Please, guys, don’t be angry with me, but I honestly feel this trailer deserves a post of its own.
I remember very well the first time I saw a Takeshi Kitano movie. I was walking through, I believe, the Ikebukuro section of Tokyo with my then-wife Yumiko. (I can picture the train station and the buildings around it, and I’m pretty sure it was that section, but time is…to say the least…rough on memory.)
We walked past a movie theater and I saw a poster with three men, Kitano in front and this wacky font saying BROTHER in English. I was instantly intrigued and I turned to my wife and said: ”Hey…isn’t that that guy who…” She somehow always knew what I was going to ask and she glanced at the poster and said: “Yup.”
The man on the poster was a famous Japanese comedian named ‘Beat’ Takeshi. What was he doing in a poster for what, by all appearances, was a gangster film? Or at the least a very serious poster for Men In Suits Standing in a Field?
We eventually saw the movie, but what unspooled was not what I had expected, to say the least. This movie was set in LA?! Wait, Omar Epps was in it?! My wife wasn’t excited…I was crestfallen.
After the movie, our post-viewing conversation turned from exactly who Omar Epps was to a spirited discussion of the tv show we often saw, with people getting kicked in the balls and slipping on banana peels and strapping helmets to their heads as young Japanese women peed on them…(that last one may be an exaggeration, but that show was straaaanngge.) And after every piece of the show, ‘Beat’ Takeshi and his buddy would speak in clipped sentences and hit each other and laugh. Was this really that guy? I had to learn more.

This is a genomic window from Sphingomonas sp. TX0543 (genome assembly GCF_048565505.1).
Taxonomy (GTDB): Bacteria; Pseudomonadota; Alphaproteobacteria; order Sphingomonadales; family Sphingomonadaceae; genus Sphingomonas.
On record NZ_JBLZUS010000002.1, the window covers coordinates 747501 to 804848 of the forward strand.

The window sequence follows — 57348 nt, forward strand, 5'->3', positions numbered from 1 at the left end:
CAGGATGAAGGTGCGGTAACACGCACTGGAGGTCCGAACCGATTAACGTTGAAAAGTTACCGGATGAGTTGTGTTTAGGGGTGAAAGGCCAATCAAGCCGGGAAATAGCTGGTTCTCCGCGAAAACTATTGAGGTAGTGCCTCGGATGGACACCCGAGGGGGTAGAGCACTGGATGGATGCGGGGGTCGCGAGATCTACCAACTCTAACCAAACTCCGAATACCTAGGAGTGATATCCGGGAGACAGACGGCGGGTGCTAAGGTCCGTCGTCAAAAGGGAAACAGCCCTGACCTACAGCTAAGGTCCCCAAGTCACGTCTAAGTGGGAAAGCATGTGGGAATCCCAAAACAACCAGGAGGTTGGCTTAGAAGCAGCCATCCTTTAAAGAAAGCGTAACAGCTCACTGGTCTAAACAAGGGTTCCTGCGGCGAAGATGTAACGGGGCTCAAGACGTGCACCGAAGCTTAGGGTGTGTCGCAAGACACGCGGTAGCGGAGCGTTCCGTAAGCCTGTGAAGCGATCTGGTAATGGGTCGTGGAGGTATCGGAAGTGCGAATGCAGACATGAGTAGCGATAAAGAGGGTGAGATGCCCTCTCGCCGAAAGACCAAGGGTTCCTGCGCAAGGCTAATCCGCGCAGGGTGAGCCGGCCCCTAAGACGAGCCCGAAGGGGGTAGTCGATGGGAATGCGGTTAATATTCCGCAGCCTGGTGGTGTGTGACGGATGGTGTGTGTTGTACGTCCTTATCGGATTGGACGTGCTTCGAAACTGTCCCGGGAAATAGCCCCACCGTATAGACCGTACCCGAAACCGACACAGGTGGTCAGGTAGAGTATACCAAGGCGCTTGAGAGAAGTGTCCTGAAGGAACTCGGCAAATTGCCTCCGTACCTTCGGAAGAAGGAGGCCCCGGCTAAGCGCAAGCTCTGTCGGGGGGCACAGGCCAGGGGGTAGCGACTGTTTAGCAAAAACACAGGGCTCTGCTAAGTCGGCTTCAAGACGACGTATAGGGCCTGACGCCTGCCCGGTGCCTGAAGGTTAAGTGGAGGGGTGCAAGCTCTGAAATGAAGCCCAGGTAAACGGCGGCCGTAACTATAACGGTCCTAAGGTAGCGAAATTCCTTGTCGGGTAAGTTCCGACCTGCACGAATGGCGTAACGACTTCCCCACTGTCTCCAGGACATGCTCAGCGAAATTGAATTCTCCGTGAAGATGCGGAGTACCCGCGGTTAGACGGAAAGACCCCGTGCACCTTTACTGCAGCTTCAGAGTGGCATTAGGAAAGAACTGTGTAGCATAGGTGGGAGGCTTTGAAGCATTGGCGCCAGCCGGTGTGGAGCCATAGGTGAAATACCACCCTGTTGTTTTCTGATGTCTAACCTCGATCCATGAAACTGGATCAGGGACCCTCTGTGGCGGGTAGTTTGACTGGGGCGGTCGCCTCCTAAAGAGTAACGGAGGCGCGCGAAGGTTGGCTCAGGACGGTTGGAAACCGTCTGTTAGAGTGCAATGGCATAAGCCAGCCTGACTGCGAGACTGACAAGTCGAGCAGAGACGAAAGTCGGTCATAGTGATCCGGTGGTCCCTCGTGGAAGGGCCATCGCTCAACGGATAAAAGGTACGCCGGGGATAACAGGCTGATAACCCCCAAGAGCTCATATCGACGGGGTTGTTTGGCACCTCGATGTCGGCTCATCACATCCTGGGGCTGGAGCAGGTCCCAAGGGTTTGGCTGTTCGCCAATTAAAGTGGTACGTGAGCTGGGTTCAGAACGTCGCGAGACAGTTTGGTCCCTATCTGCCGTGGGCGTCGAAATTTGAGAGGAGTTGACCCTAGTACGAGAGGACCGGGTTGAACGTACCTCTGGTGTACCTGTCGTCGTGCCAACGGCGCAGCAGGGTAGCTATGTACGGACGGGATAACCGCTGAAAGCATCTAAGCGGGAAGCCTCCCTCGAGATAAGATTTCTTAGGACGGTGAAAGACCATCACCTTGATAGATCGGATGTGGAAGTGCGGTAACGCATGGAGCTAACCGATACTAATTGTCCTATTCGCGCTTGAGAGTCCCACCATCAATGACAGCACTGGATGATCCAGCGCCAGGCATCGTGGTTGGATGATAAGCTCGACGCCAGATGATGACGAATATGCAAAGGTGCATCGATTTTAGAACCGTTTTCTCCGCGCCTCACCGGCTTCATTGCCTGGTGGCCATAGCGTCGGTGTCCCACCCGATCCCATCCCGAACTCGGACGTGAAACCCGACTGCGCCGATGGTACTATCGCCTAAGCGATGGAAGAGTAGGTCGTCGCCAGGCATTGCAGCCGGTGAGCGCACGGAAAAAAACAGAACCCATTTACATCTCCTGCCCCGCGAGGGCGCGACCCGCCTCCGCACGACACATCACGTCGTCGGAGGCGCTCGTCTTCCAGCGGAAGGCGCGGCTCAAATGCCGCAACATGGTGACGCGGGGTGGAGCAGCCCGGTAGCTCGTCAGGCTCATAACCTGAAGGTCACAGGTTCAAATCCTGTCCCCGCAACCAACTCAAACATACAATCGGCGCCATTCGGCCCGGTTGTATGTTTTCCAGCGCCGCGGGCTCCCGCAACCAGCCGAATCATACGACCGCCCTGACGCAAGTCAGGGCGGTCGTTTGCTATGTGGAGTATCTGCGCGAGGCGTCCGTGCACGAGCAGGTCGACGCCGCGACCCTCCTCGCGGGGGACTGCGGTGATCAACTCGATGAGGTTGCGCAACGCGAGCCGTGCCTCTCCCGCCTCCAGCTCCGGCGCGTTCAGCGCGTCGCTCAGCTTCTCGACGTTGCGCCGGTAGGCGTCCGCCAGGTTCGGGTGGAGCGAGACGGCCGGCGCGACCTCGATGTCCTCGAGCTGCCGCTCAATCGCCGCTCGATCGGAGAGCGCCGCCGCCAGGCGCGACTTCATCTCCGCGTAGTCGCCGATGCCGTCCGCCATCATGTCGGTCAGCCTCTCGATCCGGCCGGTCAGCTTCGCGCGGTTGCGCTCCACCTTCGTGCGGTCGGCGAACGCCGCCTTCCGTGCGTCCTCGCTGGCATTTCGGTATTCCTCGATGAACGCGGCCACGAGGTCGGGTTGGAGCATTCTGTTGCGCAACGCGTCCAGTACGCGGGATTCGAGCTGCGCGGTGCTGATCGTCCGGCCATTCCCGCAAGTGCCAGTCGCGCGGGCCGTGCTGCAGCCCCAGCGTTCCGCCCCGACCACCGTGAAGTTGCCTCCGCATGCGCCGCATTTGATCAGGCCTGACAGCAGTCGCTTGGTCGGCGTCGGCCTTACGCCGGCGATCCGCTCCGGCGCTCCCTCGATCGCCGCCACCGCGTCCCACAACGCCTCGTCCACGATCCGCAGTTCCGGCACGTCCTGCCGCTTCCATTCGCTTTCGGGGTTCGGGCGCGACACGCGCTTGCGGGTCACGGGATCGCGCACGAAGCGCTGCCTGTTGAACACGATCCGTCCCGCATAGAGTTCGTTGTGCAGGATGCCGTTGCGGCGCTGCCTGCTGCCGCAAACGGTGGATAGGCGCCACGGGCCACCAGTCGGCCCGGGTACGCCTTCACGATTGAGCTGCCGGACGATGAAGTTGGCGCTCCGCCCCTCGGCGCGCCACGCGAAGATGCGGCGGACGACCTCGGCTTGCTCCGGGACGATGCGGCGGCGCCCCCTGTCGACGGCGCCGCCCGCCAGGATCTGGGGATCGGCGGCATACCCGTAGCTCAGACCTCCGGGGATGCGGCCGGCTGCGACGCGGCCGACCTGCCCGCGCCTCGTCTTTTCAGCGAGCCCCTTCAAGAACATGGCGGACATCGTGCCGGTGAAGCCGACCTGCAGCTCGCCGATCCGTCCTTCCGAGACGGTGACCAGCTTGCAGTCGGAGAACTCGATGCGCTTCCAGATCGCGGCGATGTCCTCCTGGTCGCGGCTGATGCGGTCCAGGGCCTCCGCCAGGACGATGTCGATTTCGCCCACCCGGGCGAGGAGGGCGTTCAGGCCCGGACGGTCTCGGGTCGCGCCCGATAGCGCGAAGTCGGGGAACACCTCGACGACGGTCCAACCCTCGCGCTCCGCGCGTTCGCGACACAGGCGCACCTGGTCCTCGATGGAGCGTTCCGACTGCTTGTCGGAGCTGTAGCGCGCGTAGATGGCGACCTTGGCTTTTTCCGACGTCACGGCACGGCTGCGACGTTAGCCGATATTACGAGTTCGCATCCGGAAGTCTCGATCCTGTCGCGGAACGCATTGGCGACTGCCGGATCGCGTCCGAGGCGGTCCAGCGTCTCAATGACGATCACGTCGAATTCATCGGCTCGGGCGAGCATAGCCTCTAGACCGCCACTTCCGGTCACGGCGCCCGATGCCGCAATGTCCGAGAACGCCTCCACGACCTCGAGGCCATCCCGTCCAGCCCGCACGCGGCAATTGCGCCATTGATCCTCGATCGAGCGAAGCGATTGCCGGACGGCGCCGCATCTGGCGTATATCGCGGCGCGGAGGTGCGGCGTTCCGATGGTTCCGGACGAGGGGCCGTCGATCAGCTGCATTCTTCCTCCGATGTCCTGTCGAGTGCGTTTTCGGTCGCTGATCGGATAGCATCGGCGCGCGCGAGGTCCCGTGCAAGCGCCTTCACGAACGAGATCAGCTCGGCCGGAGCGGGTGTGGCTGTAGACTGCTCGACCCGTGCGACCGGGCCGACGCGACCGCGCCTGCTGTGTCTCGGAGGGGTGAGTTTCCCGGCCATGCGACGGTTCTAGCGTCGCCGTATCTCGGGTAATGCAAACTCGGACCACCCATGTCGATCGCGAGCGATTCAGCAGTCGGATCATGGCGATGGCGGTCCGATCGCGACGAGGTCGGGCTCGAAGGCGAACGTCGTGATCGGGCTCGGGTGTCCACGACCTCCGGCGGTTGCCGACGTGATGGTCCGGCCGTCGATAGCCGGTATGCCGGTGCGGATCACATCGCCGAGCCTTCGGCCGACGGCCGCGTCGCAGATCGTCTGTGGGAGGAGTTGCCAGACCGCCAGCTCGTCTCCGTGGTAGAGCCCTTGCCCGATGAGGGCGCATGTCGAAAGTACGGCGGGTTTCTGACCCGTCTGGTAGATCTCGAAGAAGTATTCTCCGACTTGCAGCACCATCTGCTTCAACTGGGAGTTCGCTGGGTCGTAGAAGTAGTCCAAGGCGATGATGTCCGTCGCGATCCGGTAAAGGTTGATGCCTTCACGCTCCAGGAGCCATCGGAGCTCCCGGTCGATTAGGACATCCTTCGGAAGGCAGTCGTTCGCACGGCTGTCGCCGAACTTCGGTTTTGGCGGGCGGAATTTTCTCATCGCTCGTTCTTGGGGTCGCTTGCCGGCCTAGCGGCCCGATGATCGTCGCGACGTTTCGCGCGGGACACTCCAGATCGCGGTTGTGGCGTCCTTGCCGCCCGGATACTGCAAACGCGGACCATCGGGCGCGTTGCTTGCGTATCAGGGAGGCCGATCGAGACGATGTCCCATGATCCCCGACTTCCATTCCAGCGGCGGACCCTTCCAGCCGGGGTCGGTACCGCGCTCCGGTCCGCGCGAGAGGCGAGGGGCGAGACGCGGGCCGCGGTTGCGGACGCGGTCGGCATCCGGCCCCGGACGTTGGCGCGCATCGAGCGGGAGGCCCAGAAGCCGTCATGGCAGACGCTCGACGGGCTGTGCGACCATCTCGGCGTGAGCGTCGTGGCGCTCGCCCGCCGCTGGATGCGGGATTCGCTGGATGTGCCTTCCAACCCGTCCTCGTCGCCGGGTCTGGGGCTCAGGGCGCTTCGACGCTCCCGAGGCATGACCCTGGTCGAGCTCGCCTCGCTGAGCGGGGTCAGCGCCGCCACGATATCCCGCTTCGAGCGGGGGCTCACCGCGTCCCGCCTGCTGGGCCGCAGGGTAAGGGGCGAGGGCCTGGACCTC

I went and found all the films I could, starting with Hana-bi and moving to
Kids Return, the beginning of which still sticks with me, riding the bike, the cement wall, the languid fluidity…to Violent Cop and Sonatine. I was amazed this dude could pull this off. It was like if London Boots went out and decided they wanted to make a movie about the sociological implications of a young gay couple who decide they want to take over their local bosozoku gang. It just wouldn’t seem cogent and everyone would say it wouldn’t work.
But here was ‘Beat’ Takeshi. And after Kids Return, I could do no more than shake my head in wonder at what the ‘comedian’ had achieved. Really, it was as if Clint Eastwood, instead of starring in westerns and making awesome films, had Reagan’s career with monkeys and then made Unforgiven and Million Dollar Baby. It’s that strong a dichotomy.
So here we are now, in 2010, and I have seen the best trailer of the year, of quite a long time. My Japanese isn’t what it was, and they’re talking way too fast for me to get it all. But it’s beautiful, and it’s something I can’t wait to see. Kitano, along with Kiarostami and Akin, is one of the greatest filmmakers who use the silence between the action to paint a movie before us, and we are all the richer for it. For Kitano, the silence leads to violence and the two are never that far apart. Can’t wait.